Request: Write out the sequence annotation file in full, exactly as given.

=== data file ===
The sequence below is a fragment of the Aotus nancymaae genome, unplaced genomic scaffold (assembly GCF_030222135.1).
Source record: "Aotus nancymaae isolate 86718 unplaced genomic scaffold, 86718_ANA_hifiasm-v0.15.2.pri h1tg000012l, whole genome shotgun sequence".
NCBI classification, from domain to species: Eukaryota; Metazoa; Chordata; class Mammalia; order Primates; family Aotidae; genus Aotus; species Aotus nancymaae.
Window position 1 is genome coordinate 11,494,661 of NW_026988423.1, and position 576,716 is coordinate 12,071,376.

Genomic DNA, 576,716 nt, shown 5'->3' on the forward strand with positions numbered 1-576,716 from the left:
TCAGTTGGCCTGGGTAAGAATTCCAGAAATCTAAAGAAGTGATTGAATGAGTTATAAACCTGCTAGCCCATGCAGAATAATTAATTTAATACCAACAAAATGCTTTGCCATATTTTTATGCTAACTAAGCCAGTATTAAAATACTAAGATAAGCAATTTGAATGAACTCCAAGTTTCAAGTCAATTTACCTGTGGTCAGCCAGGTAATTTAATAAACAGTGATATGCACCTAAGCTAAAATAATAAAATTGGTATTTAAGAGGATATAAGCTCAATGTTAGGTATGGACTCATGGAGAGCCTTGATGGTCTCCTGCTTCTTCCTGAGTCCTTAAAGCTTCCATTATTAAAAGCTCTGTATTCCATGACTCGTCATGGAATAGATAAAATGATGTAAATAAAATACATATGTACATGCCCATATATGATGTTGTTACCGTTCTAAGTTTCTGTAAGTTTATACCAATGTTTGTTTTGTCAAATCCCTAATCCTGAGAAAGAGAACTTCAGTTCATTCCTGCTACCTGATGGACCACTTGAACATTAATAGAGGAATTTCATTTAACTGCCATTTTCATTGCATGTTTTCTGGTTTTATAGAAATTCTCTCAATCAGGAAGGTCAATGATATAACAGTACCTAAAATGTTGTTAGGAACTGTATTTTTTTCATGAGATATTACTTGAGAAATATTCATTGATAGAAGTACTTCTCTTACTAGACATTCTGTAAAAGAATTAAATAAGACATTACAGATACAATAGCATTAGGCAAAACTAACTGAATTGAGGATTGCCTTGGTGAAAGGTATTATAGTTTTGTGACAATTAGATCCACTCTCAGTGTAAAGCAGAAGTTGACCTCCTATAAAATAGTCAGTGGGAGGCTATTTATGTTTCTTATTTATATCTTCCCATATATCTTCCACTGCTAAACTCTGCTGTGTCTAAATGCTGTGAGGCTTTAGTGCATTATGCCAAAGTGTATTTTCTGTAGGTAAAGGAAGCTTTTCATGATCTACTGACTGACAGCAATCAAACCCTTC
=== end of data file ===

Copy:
The sequence below is a fragment of the Aotus nancymaae genome, unplaced genomic scaffold (assembly GCF_030222135.1).
Source record: "Aotus nancymaae isolate 86718 unplaced genomic scaffold, 86718_ANA_hifiasm-v0.15.2.pri h1tg000012l, whole genome shotgun sequence".
NCBI classification, from domain to species: Eukaryota; Metazoa; Chordata; class Mammalia; order Primates; family Aotidae; genus Aotus; species Aotus nancymaae.
Window position 1 is genome coordinate 11,494,661 of NW_026988423.1, and position 576,716 is coordinate 12,071,376.

Genomic DNA, 576,716 nt, shown 5'->3' on the forward strand with positions numbered 1-576,716 from the left:
TCAGTTGGCCTGGGTAAGAATTCCAGAAATCTAAAGAAGTGATTGAATGAGTTATAAACCTGCTAGCCCATGCAGAATAATTAATTTAATACCAACAAAATGCTTTGCCATATTTTTATGCTAACTAAGCCAGTATTAAAATACTAAGATAAGCAATTTGAATGAACTCCAAGTTTCAAGTCAATTTACCTGTGGTCAGCCAGGTAATTTAATAAACAGTGATATGCACCTAAGCTAAAATAATAAAATTGGTATTTAAGAGGATATAAGCTCAATGTTAGGTATGGACTCATGGAGAGCCTTGATGGTCTCCTGCTTCTTCCTGAGTCCTTAAAGCTTCCATTATTAAAAGCTCTGTATTCCATGACTCGTCATGGAATAGATAAAATGATGTAAATAAAATACATATGTACATGCCCATATATGATGTTGTTACCGTTCTAAGTTTCTGTAAGTTTATACCAATGTTTGTTTTGTCAAATCCCTAATCCTGAGAAAGAGAACTTCAGTTCATTCCTGCTACCTGATGGACCACTTGAACATTAATAGAGGAATTTCATTTAACTGCCATTTTCATTGCATGTTTTCTGGTTTTATAGAAATTCTCTCAATCAGGAAGGTCAATGATATAACAGTACCTAAAATGTTGTTAGGAACTGTATTTTTTTCATGAGATATTACTTGAGAAATATTCATTGATAGAAGTACTTCTCTTACTAGACATTCTGTAAAAGAATTAAATAAGACATTACAGATACAATAGCATTAGGCAAAACTAACTGAATTGAGGATTGCCTTGGTGAAAGGTATTATAGTTTTGTGACAATTAGATCCACTCTCAGTGTAAAGCAGAAGTTGACCTCCTATAAAATAGTCAGTGGGAGGCTATTTATGTTTCTTATTTATATCTTCCCATATATCTTCCACTGCTAAACTCTGCTGTGTCTAAATGCTGTGAGGCTTTAGTGCATTATGCCAAAGTGTATTTTCTGTAGGTAAAGGAAGCTTTTCATGATCTACTGACTGACAGCAATCAAACCCTTC